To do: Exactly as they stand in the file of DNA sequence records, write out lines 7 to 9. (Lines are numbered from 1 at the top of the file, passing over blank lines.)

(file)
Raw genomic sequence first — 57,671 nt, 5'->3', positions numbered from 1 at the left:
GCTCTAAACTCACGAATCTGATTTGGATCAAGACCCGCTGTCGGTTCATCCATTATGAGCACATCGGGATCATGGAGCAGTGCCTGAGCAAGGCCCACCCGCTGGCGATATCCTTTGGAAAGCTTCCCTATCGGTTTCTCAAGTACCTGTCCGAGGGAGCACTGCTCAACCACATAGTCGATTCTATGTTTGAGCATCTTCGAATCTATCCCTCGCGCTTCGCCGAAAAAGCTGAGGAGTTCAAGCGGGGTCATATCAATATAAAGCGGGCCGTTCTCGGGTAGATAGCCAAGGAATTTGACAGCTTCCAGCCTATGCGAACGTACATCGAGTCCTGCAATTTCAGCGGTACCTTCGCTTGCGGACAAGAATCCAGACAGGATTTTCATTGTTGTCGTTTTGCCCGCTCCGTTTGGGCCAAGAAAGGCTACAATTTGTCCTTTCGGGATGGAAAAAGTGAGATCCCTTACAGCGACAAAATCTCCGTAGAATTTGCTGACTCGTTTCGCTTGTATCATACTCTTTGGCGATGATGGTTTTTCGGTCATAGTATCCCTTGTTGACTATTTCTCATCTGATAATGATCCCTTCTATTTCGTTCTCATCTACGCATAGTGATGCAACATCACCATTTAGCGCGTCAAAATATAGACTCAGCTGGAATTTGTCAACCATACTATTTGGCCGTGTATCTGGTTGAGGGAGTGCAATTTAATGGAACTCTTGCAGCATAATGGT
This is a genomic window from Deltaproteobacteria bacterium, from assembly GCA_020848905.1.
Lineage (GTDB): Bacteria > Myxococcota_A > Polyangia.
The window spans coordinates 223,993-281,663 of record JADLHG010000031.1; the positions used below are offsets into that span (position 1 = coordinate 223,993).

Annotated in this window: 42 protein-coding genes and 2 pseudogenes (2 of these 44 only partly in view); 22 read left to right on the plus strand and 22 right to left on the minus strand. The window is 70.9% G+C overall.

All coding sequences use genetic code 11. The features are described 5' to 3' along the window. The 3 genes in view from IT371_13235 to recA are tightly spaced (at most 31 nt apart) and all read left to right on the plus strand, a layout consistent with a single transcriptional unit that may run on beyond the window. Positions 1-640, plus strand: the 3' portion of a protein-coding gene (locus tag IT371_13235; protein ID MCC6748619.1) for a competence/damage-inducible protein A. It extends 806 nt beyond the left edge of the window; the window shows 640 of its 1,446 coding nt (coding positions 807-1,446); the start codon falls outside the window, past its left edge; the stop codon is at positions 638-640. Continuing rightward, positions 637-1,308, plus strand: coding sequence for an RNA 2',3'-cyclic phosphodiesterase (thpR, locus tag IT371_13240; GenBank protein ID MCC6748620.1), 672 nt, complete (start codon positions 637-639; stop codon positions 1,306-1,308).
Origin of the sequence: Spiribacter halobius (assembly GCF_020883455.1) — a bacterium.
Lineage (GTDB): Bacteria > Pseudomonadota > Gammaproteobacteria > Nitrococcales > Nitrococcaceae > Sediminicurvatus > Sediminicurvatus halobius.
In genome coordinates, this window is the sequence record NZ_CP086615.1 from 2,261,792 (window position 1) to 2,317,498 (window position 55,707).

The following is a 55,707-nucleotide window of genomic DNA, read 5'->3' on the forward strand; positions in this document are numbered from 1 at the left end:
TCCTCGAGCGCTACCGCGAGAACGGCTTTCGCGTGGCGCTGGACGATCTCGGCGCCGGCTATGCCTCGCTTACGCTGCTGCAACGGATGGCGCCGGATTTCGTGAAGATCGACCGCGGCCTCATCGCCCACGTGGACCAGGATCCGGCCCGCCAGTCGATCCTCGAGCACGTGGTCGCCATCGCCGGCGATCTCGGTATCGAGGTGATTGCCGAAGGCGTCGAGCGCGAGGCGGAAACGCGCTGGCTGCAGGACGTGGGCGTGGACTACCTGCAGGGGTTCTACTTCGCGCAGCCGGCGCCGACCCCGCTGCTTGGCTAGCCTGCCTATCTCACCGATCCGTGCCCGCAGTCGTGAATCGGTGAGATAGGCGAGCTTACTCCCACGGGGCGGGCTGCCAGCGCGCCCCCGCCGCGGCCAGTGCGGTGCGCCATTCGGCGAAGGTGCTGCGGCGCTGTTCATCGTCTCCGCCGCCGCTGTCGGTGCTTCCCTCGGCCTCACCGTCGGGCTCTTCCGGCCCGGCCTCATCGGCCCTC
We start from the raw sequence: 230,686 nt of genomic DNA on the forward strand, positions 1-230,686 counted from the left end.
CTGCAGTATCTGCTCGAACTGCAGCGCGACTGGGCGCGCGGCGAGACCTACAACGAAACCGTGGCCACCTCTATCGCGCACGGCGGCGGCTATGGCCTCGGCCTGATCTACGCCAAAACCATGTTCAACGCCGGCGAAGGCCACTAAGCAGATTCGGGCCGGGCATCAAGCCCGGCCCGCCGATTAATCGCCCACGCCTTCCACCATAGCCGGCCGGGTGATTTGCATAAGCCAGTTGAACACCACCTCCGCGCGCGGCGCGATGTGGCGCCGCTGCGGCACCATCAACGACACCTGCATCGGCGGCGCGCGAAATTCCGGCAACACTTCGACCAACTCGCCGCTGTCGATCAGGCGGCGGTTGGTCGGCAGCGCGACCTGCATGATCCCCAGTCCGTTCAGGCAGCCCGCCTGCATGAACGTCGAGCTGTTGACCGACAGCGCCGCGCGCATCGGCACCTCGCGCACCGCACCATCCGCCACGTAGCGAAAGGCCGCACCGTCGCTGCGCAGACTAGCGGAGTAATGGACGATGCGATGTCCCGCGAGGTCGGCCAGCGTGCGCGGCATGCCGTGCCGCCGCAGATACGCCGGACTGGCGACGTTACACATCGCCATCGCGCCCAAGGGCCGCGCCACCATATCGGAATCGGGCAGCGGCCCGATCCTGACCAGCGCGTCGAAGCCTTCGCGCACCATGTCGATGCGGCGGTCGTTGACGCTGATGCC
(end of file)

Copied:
All coding sequences use genetic code 11. The features are described 5' to 3' along the window. The 3 genes in view from IT371_13235 to recA are tightly spaced (at most 31 nt apart) and all read left to right on the plus strand, a layout consistent with a single transcriptional unit that may run on beyond the window. Positions 1-640, plus strand: the 3' portion of a protein-coding gene (locus tag IT371_13235; protein ID MCC6748619.1) for a competence/damage-inducible protein A. It extends 806 nt beyond the left edge of the window; the window shows 640 of its 1,446 coding nt (coding positions 807-1,446); the start codon falls outside the window, past its left edge; the stop codon is at positions 638-640. Continuing rightward, positions 637-1,308, plus strand: coding sequence for an RNA 2',3'-cyclic phosphodiesterase (thpR, locus tag IT371_13240; GenBank protein ID MCC6748620.1), 672 nt, complete (start codon positions 637-639; stop codon positions 1,306-1,308).
Origin of the sequence: Spiribacter halobius (assembly GCF_020883455.1) — a bacterium.
Lineage (GTDB): Bacteria > Pseudomonadota > Gammaproteobacteria > Nitrococcales > Nitrococcaceae > Sediminicurvatus > Sediminicurvatus halobius.